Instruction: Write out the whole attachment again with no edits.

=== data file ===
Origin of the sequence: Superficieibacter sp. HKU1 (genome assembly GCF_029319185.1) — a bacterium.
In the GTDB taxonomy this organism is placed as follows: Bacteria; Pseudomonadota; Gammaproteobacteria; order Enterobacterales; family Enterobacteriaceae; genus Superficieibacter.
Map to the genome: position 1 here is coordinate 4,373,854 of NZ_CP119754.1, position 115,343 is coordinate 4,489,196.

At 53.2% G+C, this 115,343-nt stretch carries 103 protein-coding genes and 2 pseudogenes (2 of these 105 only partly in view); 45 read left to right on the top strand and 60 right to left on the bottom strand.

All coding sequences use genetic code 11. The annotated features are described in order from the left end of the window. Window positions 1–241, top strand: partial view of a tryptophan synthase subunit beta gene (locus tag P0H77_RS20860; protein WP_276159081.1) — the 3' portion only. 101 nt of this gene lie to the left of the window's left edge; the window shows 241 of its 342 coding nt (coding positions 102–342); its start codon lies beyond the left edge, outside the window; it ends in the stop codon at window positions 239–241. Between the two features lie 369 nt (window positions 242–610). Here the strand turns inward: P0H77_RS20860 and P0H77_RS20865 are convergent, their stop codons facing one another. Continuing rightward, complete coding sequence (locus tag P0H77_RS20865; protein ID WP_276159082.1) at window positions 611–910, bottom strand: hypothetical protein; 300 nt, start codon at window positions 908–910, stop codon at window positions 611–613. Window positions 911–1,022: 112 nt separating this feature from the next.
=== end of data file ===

Origin of the sequence: Superficieibacter sp. HKU1 (genome assembly GCF_029319185.1) — a bacterium.
In the GTDB taxonomy this organism is placed as follows: Bacteria; Pseudomonadota; Gammaproteobacteria; order Enterobacterales; family Enterobacteriaceae; genus Superficieibacter.
Map to the genome: position 1 here is coordinate 4,373,854 of NZ_CP119754.1, position 115,343 is coordinate 4,489,196.

At 53.2% G+C, this 115,343-nt stretch carries 103 protein-coding genes and 2 pseudogenes (2 of these 105 only partly in view); 45 read left to right on the top strand and 60 right to left on the bottom strand.

All coding sequences use genetic code 11. The annotated features are described in order from the left end of the window. Window positions 1–241, top strand: partial view of a tryptophan synthase subunit beta gene (locus tag P0H77_RS20860; protein WP_276159081.1) — the 3' portion only. 101 nt of this gene lie to the left of the window's left edge; the window shows 241 of its 342 coding nt (coding positions 102–342); its start codon lies beyond the left edge, outside the window; it ends in the stop codon at window positions 239–241. Between the two features lie 369 nt (window positions 242–610). Here the strand turns inward: P0H77_RS20860 and P0H77_RS20865 are convergent, their stop codons facing one another. Continuing rightward, complete coding sequence (locus tag P0H77_RS20865; protein ID WP_276159082.1) at window positions 611–910, bottom strand: hypothetical protein; 300 nt, start codon at window positions 908–910, stop codon at window positions 611–613. Window positions 911–1,022: 112 nt separating this feature from the next.